My future opportunity as a pre-doctoral RA for the SSGAC, which is an incredibly competitive position, would have been unattainable if it weren’t for this fellowship… this fellowship encourages ingenuity in research pursuit.
Steffen Holter, whose initial plan was impacted by the limited access to the Robotics lab, used his time to focus on more theoretical aspects of his project and submitted a journal article about the Feature Extraction and Data Visualization he started during his Capstone project. Stephen is planning to pursue a Master’s program in Computing at Imperial College London.
Hannah Melville-Rea research project "How Drought Shapes Political Engagement" led to interesting findings indicating that protest voting increased in areas affected by drought in the form of increased support for minor parties and incomplete ballots on election day. She won the ASQPS Student Paper Prize at the 2019 Australian Society for Quantitative Political Science Conference. She was also selected as a UAE Ambassador for Nature, and presented at a number of events and conferences, within and outside of NYUAD.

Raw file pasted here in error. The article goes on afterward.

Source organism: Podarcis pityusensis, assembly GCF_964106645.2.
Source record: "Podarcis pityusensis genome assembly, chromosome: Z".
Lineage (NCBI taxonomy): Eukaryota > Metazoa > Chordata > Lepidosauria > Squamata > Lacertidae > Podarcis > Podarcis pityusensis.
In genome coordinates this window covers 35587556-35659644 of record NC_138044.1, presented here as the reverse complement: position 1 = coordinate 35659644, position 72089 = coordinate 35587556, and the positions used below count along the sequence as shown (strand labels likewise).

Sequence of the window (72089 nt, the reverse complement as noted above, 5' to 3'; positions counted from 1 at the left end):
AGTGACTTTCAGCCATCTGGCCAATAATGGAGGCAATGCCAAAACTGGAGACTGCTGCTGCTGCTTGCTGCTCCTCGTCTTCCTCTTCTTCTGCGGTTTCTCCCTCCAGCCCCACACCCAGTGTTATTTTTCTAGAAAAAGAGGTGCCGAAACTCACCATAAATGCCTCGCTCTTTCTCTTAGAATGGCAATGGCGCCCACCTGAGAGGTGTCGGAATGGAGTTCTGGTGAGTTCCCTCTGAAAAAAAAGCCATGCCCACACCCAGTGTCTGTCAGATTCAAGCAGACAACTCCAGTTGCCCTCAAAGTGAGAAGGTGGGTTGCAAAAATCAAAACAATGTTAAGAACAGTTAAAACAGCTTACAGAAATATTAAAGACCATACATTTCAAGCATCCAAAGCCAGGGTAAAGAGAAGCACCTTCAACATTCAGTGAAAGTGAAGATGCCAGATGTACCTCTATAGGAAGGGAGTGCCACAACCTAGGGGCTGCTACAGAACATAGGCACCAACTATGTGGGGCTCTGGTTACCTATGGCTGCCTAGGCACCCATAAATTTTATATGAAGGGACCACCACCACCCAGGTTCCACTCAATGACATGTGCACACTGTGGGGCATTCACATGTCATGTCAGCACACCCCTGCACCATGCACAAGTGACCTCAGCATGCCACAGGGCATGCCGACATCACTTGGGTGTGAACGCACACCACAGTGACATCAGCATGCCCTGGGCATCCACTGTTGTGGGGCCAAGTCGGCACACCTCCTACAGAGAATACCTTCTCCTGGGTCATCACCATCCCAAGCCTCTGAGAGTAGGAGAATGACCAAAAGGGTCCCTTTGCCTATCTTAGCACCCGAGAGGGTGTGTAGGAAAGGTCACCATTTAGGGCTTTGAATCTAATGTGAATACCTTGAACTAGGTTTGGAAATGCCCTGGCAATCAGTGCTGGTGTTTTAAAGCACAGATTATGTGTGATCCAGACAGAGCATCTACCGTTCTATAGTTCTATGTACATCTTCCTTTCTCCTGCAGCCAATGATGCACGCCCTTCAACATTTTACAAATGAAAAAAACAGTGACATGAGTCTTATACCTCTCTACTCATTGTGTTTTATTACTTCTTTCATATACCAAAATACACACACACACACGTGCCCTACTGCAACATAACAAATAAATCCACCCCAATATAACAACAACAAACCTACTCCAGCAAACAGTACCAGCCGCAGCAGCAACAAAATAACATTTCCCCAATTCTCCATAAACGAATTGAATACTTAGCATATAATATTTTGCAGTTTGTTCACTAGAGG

Raitis Pekuss researched the 3D printing of concrete and explored its application in the UAE construction sector. His work will culminate in printing 10 two-meter tall concrete pillars of increasing geometric complexity which will be displayed on campus as a tribute to NYUAD’s 10-year anniversary. Raitis is planning to pursue a Master’s in Civil Engineering at the Delft University of Technology (TU Delft), Netherlands.
Nadine Soliman studied the effect of supermassive black holes on galaxy formation. Despite several challenges faced during the debugging process and in incorporating her code within the large-scale simulations code, Nadine finalized an optimal set of parameters and finished running five sets of simulations to be used as preliminary results for upcoming publications that match theoretical predictions. Nadine will begin Astrophysics PhD program at Caltech in the fall.